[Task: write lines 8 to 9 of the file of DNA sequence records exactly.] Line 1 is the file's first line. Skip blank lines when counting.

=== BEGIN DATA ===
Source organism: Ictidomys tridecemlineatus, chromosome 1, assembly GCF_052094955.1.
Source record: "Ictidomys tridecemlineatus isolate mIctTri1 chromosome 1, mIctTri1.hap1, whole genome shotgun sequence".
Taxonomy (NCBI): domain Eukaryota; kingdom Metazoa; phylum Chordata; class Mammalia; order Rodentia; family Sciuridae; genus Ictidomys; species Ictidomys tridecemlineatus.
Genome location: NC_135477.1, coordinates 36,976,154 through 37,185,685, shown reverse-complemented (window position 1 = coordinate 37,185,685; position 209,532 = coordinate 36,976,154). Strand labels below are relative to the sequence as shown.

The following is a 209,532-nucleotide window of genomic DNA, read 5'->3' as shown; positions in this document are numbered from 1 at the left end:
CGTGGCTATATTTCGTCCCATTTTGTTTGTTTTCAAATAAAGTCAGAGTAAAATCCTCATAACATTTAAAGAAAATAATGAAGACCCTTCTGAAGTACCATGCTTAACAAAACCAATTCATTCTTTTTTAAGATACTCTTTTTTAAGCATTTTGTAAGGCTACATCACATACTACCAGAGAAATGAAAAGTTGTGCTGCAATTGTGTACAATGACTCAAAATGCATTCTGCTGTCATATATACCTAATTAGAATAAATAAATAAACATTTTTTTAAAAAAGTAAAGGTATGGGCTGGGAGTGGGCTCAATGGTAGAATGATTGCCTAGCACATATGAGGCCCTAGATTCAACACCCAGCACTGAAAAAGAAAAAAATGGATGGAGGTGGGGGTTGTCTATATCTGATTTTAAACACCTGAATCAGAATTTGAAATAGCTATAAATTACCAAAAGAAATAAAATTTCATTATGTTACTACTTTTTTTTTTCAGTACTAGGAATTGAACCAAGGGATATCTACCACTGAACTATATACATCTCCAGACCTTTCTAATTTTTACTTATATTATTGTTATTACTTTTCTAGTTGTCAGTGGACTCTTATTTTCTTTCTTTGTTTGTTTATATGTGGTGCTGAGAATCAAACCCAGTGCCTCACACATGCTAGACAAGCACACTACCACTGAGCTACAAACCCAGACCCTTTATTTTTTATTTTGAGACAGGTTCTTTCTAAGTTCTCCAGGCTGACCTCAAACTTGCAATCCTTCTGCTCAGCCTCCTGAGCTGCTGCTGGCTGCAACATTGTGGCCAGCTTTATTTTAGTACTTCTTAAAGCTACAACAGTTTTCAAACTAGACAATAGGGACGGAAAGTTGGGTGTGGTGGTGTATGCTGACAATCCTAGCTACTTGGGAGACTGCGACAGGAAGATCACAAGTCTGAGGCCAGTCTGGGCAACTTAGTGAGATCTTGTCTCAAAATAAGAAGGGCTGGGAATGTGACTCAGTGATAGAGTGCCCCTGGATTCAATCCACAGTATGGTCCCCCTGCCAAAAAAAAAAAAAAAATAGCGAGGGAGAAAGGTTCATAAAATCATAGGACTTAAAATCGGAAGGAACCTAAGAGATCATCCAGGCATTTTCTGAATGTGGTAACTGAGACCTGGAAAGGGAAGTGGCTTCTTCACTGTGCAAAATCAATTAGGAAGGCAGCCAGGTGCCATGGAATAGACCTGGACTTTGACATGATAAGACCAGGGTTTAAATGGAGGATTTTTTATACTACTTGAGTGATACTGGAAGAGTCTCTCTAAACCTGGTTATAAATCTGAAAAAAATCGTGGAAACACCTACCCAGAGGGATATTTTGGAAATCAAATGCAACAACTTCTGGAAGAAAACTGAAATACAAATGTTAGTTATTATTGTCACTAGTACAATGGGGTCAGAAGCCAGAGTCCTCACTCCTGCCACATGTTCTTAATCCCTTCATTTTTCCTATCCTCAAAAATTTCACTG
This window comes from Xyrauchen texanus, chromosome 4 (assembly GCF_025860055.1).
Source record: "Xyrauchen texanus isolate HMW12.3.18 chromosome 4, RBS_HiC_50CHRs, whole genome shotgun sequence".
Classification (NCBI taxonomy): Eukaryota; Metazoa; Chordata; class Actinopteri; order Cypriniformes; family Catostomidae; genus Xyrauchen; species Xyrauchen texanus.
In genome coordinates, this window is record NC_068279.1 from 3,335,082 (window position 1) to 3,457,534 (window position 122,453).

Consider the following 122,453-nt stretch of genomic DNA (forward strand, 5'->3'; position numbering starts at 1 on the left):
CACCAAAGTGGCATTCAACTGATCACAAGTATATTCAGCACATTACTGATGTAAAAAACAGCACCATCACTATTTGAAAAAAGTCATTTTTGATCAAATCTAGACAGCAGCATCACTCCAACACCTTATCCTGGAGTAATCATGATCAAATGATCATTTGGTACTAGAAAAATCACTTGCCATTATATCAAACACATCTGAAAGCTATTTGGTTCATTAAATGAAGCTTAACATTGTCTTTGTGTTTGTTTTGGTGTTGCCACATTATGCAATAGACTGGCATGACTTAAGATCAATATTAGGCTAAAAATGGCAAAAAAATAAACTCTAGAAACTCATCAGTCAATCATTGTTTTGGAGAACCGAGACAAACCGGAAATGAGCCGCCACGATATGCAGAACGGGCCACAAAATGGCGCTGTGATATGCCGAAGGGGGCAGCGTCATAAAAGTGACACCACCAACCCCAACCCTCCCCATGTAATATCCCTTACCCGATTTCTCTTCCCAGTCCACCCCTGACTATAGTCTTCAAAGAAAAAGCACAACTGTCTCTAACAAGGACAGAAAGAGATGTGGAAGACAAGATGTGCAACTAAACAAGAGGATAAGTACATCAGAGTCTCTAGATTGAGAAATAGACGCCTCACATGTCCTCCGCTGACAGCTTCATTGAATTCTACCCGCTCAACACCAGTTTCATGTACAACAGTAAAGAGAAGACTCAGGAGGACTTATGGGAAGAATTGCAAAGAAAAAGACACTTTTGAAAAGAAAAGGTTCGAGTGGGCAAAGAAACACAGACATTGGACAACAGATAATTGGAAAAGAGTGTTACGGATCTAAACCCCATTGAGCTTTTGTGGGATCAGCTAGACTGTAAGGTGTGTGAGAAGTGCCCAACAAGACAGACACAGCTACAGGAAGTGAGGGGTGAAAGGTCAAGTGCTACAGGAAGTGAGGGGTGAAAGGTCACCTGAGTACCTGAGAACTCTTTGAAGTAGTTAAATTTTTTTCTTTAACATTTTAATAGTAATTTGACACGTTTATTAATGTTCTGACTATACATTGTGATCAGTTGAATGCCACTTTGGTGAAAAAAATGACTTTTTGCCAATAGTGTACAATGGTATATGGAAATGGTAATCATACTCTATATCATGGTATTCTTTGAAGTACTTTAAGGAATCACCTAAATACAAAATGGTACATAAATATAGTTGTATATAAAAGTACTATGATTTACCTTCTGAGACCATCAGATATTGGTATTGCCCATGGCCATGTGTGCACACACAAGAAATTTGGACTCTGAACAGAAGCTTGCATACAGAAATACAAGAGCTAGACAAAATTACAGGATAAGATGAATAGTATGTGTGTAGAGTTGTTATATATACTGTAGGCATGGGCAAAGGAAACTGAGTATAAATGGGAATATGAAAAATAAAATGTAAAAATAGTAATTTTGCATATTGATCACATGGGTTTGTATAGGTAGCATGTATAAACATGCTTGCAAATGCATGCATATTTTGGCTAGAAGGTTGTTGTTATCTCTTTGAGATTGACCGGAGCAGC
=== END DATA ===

Source record: "Xyrauchen texanus isolate HMW12.3.18 chromosome 4, RBS_HiC_50CHRs, whole genome shotgun sequence".
Classification (NCBI taxonomy): Eukaryota; Metazoa; Chordata; class Actinopteri; order Cypriniformes; family Catostomidae; genus Xyrauchen; species Xyrauchen texanus.